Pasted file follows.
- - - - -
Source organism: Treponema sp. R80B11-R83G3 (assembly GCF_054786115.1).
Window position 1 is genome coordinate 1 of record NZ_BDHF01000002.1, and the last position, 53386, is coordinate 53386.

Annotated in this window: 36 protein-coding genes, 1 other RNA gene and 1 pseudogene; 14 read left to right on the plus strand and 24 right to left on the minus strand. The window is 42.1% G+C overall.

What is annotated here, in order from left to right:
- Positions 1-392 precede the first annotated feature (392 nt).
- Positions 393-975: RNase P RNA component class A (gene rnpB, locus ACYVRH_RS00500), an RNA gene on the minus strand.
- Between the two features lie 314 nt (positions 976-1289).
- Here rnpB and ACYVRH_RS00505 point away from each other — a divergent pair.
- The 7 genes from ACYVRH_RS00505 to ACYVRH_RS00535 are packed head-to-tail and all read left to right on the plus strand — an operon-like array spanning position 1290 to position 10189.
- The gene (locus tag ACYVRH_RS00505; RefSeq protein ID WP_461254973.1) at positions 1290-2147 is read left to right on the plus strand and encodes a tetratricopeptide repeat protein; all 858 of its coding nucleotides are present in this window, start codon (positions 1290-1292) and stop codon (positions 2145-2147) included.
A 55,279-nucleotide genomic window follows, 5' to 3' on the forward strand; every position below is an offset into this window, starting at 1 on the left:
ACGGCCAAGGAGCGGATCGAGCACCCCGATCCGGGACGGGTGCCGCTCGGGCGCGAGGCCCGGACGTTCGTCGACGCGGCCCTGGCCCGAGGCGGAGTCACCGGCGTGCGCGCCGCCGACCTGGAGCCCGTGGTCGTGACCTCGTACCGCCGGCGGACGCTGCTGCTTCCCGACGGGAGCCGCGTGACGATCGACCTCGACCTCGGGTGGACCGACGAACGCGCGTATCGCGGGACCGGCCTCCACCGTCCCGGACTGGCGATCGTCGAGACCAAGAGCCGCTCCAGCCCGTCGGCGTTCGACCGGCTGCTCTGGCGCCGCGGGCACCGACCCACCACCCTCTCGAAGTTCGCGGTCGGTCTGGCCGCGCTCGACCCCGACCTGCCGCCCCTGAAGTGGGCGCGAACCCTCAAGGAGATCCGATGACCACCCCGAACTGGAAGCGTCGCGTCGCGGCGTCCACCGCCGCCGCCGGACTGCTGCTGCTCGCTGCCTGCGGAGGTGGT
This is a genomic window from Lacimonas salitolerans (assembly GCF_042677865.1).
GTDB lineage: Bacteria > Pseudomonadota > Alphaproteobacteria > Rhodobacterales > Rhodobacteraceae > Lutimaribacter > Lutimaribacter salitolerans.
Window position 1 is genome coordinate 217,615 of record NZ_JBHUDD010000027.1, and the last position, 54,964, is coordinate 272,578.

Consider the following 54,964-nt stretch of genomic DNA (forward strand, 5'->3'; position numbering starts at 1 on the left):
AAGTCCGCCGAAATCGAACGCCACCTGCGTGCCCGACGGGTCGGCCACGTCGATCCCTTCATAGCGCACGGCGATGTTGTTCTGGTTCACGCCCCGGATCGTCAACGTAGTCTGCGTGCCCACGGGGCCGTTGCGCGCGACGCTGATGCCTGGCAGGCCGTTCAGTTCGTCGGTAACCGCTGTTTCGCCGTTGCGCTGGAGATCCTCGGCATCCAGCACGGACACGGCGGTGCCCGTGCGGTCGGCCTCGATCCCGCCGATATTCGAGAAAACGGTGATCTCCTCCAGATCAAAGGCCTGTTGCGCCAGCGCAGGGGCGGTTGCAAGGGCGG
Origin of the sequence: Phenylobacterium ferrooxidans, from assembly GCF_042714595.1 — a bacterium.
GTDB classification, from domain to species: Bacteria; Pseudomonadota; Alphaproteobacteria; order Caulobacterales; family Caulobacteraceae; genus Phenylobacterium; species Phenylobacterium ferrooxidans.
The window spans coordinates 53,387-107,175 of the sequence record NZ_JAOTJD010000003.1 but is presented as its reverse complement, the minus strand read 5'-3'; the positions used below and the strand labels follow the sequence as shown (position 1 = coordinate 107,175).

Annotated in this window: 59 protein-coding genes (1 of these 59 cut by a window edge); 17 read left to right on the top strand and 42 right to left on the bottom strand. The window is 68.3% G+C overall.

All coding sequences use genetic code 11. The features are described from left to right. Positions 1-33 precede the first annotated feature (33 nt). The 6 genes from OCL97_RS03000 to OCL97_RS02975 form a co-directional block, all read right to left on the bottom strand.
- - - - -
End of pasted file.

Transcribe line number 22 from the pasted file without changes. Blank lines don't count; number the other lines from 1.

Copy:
All coding sequences use genetic code 11. The features are described from left to right. Positions 1-33 precede the first annotated feature (33 nt). The 6 genes from OCL97_RS03000 to OCL97_RS02975 form a co-directional block, all read right to left on the bottom strand.